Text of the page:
Chapter 5 Geometry

Section 5.3 All about Triangles

5.3.3 Pythagoras' Theorem

One statement relating the lengths of the sides in a right triangle is provided by Pythagoras' theorem. A commonly-used formulation of the theorem is given here.
Pythagoras' Theorem 5.3.3

Consider a right triangle with the right angle at vertex  C.

The sum of the areas of the squares on the legs a and b equals the area of the square on the hypotenuse c. This statement can be written as an equation (see also the triangle in the figure):

a2 + b2 = c2 .

If the sides of the triangle are denoted in another way, the equation has to be adapted accordingly!

Example 5.3.4
Suppose we have a right triangle with legs (short sides) of length a=6 and b=8.
The length of the hypotenuse can be calculated by means of Pythagoras' theorem:

c= c2 = a2 + b2 =36+64=100=10.

Exercise 5.3.5
Consider a right triangle ABC with the right angle at vertex C, hypotenuse c= 25 3 , and altitude (height) hc =4. The line segment DB has the length q=[ DB ]=3. Here, D is the perpendicular foot of the altitude hc . Calculate the length of the two legs a and b.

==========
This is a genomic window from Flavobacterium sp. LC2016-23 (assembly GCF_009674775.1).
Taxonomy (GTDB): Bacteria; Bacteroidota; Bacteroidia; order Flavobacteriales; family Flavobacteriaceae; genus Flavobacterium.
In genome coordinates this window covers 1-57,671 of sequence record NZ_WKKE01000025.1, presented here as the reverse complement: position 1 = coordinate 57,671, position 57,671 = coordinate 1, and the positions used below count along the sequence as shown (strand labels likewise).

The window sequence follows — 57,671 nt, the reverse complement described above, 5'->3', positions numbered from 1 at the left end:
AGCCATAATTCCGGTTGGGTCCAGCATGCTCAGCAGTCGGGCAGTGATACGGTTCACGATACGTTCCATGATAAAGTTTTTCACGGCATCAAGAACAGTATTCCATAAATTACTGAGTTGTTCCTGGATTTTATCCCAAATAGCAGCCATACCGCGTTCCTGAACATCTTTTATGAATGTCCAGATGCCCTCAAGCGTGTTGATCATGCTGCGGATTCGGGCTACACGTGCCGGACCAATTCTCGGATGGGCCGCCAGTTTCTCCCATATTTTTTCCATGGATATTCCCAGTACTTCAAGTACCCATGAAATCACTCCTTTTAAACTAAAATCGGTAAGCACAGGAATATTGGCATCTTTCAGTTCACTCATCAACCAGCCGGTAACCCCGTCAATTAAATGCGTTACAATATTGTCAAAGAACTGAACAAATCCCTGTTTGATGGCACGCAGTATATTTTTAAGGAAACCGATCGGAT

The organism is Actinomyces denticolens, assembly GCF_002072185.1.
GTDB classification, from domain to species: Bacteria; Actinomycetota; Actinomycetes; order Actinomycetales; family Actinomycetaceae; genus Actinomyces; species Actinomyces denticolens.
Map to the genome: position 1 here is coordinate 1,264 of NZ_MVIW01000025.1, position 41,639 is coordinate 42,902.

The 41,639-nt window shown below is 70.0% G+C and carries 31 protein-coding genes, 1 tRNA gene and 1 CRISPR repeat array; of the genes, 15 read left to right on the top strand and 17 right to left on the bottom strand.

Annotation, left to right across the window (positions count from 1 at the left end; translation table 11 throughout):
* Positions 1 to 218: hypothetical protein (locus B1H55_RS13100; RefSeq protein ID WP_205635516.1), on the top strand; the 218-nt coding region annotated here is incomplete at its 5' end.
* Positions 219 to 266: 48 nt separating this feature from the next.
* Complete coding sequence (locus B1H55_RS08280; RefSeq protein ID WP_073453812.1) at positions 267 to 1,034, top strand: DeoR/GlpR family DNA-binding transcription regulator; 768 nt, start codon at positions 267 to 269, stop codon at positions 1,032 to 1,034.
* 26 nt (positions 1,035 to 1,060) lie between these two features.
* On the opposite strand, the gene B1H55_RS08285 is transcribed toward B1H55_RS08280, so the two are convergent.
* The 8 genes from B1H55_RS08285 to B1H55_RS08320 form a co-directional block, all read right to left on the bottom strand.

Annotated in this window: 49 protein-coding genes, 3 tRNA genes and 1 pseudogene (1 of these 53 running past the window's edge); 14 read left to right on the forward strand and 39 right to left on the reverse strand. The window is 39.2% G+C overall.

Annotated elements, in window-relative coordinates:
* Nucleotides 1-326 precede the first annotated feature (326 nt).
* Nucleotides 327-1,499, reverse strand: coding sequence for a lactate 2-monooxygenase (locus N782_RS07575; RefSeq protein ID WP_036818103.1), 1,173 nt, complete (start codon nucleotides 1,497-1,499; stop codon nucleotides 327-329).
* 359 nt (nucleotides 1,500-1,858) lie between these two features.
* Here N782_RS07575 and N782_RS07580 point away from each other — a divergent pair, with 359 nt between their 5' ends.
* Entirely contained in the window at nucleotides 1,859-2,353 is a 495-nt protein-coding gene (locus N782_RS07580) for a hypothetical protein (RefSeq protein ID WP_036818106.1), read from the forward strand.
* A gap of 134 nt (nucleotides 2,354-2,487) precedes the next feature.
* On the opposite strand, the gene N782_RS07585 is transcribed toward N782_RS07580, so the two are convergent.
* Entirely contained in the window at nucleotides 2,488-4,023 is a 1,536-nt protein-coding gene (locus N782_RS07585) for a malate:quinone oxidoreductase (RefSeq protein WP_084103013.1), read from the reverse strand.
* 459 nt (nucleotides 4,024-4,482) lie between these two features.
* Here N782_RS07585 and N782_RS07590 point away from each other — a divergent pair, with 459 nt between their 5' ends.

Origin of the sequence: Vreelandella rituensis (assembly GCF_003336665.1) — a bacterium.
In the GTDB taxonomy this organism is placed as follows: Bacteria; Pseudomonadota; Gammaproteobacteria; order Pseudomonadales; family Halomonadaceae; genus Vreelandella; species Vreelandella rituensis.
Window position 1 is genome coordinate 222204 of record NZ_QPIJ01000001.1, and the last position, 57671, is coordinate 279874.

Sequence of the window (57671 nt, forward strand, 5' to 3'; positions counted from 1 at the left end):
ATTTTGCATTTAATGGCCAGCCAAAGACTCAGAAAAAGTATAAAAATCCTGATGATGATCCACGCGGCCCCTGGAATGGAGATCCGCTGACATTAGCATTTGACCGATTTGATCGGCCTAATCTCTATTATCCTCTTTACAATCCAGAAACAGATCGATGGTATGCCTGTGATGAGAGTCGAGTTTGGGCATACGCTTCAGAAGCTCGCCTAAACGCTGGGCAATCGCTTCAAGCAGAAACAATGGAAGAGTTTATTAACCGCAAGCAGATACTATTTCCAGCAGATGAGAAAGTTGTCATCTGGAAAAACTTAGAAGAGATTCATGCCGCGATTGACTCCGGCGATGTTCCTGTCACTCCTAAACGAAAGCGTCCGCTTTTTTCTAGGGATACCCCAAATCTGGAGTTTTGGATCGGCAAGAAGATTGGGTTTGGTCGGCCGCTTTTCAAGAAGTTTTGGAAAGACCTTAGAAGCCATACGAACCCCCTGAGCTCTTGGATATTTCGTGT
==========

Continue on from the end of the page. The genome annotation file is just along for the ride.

Thales' theorem is another important theorem that makes a statement on right triangles.
Thales' Theorem 5.3.6

If the triangle ABC has a right angle at the vertex C, then vertex C lies on a circle with radius r whose diameter 2r is the hypotenuse AB .

The converse statement is also true. Construct a half-circle above a line segment AB . If the points A and B are joint to an arbitrary point C on the half-circle, then the resulting triangle ABC is always right-angled.
Example 5.3.7
Construct a right triangle with a given hypotenuse c=6cm and altitude hc =2.5cm.
  1. First, draw the hypotenuse

    c= AB .

  2. Let the middle of the hypotenuse be the centre of a circle with radius r=c/2.
  3. Then draw a parallel to the hypotenuse at distance hc . This parallel intersects Thales' circle in two points C and C'.
Together with the points A and B, each of these intersections points forms a triangle possessing the required properties, i.e. two solutions exist. Two further solutions are obtained if the construction is repeated drawing a second parallel below the hypotenuse. The constructed triangles are different in position but concerning shape and size these triangles are "congruent" (see also Section 5.3.13).

Exercise 5.3.8
Find the maximum altitude (height) hc of a right triangle with hypotenuse c.